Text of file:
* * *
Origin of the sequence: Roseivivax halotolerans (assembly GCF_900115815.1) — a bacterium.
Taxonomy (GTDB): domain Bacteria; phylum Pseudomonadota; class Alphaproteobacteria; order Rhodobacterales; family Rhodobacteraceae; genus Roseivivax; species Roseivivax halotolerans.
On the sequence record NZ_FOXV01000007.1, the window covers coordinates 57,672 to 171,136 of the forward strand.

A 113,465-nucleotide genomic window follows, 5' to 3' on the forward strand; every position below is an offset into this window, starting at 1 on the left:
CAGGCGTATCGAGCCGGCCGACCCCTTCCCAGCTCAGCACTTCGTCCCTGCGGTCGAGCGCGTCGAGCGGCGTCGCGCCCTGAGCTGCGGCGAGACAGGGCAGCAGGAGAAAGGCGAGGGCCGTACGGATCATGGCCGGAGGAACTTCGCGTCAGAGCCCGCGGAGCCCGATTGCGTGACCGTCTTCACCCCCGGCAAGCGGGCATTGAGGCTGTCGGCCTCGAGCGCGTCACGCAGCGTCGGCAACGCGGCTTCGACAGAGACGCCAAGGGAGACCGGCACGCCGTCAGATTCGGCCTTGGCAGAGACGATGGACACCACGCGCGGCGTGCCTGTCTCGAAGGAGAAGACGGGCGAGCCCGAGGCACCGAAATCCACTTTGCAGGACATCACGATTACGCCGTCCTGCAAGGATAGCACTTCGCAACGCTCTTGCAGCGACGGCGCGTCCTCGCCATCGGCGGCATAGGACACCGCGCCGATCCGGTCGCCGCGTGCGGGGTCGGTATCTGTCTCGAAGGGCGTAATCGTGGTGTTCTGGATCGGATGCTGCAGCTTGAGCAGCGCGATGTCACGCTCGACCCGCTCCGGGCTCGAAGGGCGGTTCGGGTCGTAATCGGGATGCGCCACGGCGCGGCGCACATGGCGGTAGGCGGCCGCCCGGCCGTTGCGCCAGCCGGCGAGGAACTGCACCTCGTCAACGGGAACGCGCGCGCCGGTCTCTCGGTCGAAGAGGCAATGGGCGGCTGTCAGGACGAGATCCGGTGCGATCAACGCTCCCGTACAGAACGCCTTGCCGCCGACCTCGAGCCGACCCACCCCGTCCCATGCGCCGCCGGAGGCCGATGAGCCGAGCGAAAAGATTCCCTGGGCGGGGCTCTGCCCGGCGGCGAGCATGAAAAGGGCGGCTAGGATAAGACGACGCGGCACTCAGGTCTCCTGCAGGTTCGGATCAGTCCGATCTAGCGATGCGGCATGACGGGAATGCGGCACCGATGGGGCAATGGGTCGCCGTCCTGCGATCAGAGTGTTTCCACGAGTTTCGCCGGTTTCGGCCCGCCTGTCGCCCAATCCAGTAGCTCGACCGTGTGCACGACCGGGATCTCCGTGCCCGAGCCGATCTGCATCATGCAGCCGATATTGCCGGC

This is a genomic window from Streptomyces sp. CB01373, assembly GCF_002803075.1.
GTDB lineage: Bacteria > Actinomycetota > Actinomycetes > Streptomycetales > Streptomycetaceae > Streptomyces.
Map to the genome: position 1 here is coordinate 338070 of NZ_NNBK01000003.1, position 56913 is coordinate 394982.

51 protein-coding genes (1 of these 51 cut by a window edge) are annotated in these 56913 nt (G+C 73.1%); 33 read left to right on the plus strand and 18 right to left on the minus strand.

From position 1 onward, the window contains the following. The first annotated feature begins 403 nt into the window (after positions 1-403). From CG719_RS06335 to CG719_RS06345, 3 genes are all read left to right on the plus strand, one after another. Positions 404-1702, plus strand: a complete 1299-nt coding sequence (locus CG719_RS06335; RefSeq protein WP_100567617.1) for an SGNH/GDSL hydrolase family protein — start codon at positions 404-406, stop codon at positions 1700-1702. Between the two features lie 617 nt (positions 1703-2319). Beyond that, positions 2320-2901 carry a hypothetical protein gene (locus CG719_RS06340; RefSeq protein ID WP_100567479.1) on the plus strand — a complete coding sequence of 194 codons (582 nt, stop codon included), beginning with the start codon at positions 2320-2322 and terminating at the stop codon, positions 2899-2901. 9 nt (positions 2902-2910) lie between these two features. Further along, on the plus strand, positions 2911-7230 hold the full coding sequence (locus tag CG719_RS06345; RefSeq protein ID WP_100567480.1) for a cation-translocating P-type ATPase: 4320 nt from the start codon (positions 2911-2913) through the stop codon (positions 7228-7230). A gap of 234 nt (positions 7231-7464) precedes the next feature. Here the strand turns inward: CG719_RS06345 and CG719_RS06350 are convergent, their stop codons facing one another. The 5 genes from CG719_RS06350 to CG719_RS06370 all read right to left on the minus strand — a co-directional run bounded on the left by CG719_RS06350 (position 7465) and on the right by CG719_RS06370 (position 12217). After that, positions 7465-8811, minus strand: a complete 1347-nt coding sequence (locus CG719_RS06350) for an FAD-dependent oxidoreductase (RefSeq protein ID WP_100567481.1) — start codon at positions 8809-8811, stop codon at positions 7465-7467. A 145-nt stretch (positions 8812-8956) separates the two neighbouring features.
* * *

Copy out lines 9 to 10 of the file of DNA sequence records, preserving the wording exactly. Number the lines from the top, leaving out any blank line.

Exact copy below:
51 protein-coding genes (1 of these 51 cut by a window edge) are annotated in these 56913 nt (G+C 73.1%); 33 read left to right on the plus strand and 18 right to left on the minus strand.

From position 1 onward, the window contains the following. The first annotated feature begins 403 nt into the window (after positions 1-403). From CG719_RS06335 to CG719_RS06345, 3 genes are all read left to right on the plus strand, one after another. Positions 404-1702, plus strand: a complete 1299-nt coding sequence (locus CG719_RS06335; RefSeq protein WP_100567617.1) for an SGNH/GDSL hydrolase family protein — start codon at positions 404-406, stop codon at positions 1700-1702. Between the two features lie 617 nt (positions 1703-2319). Beyond that, positions 2320-2901 carry a hypothetical protein gene (locus CG719_RS06340; RefSeq protein ID WP_100567479.1) on the plus strand — a complete coding sequence of 194 codons (582 nt, stop codon included), beginning with the start codon at positions 2320-2322 and terminating at the stop codon, positions 2899-2901. 9 nt (positions 2902-2910) lie between these two features. Further along, on the plus strand, positions 2911-7230 hold the full coding sequence (locus tag CG719_RS06345; RefSeq protein ID WP_100567480.1) for a cation-translocating P-type ATPase: 4320 nt from the start codon (positions 2911-2913) through the stop codon (positions 7228-7230). A gap of 234 nt (positions 7231-7464) precedes the next feature. Here the strand turns inward: CG719_RS06345 and CG719_RS06350 are convergent, their stop codons facing one another. The 5 genes from CG719_RS06350 to CG719_RS06370 all read right to left on the minus strand — a co-directional run bounded on the left by CG719_RS06350 (position 7465) and on the right by CG719_RS06370 (position 12217). After that, positions 7465-8811, minus strand: a complete 1347-nt coding sequence (locus CG719_RS06350) for an FAD-dependent oxidoreductase (RefSeq protein ID WP_100567481.1) — start codon at positions 8809-8811, stop codon at positions 7465-7467. A 145-nt stretch (positions 8812-8956) separates the two neighbouring features.